We don’t always end a holiday meal with pumpkin pie-sometimes we begin the feast with this spicy soup with its Caribbean island flavor. If you don’t want to use pumpkin, any winter squash, such as butternut, acorn or Hubbard, will do. This is an easy recipe to prepare, but if you want an even quicker version, used canned pumpkin puree or a 12-ounce package or frozen cooked winter squash as a base. This recipe is from Dave’s and my book, The Spicy Food Lover’s Bible.
Christmas is celebrated in South Africa much the same way as in other countries except that for them it occurs in summer instead of winter. Families gather for a large Christmas feast with ham, in a variety of forms, as a very popular entree. The most popular is gammon, which is a Chinese type of cured ham that is uncooked and very salty. Since it is not readily available, probably Smithfield and Virginia hams are the closest we can come to a true gammon. If an uncooked ham is unavailable, you can alter the cooking time in this recipe and still have an elegant entree to grace any holiday table. After lunch, families then visit the homes of friends to exchange a “Christmas box” of food.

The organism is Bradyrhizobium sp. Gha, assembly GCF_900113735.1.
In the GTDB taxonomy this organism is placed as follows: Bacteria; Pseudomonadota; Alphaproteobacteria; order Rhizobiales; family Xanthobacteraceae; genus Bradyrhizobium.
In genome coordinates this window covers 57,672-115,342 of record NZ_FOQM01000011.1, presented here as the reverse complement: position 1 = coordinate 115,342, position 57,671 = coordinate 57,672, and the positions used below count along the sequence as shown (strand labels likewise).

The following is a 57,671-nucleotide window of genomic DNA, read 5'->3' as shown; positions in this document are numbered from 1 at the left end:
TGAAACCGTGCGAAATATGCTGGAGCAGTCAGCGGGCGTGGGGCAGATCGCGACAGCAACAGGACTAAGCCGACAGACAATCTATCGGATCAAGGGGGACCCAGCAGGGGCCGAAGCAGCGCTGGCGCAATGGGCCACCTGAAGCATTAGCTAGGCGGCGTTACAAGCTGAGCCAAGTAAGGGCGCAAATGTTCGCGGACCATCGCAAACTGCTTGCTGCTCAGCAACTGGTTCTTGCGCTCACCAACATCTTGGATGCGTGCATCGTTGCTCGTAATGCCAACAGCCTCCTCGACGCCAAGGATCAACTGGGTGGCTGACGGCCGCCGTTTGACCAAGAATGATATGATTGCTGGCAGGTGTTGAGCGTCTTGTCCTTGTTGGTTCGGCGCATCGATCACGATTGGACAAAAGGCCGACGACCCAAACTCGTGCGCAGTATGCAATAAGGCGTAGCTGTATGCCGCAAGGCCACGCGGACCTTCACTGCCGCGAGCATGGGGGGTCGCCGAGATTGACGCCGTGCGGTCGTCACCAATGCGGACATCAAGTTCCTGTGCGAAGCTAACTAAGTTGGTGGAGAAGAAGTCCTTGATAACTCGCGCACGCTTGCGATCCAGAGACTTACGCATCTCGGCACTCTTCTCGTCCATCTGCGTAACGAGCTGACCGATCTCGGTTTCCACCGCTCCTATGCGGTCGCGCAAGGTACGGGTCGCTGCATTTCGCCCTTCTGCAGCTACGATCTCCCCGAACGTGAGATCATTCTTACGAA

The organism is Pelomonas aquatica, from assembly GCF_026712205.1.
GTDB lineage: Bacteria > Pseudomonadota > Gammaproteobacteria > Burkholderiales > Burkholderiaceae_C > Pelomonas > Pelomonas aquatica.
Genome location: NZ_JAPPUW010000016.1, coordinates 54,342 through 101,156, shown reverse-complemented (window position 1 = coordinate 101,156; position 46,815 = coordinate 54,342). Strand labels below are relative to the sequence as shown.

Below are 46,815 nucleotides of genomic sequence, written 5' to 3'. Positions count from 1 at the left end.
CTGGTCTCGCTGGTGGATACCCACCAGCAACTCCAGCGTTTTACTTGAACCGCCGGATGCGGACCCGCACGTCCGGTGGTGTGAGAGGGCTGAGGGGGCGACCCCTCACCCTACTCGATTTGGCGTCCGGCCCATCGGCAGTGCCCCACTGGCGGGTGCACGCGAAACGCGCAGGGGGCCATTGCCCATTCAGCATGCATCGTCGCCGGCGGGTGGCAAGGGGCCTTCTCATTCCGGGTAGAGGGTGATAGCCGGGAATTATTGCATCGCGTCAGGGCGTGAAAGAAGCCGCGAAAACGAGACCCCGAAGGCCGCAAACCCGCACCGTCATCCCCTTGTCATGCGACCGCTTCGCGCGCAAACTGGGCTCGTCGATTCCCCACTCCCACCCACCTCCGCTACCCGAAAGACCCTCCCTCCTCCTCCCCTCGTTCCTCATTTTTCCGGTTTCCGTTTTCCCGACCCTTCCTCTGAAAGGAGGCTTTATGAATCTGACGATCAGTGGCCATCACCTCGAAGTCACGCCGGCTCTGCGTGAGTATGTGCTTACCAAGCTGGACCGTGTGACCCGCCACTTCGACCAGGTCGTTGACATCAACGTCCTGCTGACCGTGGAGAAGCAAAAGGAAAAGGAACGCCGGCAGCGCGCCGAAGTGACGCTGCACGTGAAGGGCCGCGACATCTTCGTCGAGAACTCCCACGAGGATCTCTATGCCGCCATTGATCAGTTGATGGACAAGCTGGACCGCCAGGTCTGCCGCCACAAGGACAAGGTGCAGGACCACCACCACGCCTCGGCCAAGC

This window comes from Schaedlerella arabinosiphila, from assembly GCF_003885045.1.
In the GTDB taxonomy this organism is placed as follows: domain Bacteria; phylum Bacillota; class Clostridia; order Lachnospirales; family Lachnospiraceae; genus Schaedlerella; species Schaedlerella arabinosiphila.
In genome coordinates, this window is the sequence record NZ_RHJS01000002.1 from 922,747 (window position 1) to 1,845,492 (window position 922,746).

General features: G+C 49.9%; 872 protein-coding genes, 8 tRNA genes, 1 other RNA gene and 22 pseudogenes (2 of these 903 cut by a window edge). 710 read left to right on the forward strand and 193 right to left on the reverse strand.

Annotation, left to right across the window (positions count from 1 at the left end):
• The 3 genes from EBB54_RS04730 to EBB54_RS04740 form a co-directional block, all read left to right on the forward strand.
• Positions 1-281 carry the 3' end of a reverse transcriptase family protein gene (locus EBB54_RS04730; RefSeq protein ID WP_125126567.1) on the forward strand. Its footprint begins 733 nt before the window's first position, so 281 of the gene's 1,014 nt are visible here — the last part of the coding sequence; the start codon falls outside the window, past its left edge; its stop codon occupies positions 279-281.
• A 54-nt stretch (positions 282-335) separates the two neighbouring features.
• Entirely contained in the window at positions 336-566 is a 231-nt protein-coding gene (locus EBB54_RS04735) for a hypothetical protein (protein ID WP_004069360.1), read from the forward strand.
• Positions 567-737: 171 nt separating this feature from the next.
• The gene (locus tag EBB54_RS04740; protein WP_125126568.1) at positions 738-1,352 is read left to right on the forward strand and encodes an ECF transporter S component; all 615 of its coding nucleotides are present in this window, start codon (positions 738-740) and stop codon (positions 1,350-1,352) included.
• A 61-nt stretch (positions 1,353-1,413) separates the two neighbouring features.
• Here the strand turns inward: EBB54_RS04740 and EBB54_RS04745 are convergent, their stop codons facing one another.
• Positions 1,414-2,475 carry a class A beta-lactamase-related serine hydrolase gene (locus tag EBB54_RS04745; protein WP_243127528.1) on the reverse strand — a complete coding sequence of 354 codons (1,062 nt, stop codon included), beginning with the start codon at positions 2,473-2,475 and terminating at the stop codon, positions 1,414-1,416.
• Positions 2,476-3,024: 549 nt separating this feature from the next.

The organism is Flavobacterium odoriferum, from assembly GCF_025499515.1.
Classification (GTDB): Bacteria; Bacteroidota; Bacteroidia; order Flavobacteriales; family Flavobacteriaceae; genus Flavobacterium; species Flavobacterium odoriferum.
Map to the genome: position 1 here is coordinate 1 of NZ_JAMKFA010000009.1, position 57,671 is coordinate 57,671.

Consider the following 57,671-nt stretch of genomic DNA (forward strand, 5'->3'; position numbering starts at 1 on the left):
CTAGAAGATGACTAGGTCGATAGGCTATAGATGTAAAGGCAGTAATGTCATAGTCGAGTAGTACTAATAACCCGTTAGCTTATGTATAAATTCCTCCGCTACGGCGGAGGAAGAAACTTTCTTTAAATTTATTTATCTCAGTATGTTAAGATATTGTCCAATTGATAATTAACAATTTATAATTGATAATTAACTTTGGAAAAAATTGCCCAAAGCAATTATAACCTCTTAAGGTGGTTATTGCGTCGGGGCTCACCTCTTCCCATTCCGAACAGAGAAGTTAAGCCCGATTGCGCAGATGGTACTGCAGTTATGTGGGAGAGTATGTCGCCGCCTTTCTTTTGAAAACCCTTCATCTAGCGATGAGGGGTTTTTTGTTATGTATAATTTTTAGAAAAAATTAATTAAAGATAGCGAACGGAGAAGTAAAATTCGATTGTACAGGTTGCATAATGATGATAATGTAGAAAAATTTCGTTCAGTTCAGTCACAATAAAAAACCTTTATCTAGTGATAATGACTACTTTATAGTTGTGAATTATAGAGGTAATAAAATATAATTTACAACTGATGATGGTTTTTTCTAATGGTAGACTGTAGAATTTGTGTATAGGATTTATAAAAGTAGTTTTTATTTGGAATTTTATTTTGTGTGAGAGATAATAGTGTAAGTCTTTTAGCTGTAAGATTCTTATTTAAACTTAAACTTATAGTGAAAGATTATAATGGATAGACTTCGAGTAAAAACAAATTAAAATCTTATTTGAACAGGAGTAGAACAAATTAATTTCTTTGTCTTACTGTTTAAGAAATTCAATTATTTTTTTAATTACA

I don’t always serve pumpkin pie for desert at Thanksgiving. Sometimes I make a pumpkin cheese cake, muffins, or this spicy soup with an island taste. If you don’t want to use pumpkin, any winter squash will do. Use butternut, acorn, or Hubbard, or for preparation ease, use canned pumpkin puree.
I’ve been making and promoting this recipe for years. It has never caught on, but maybe it will now.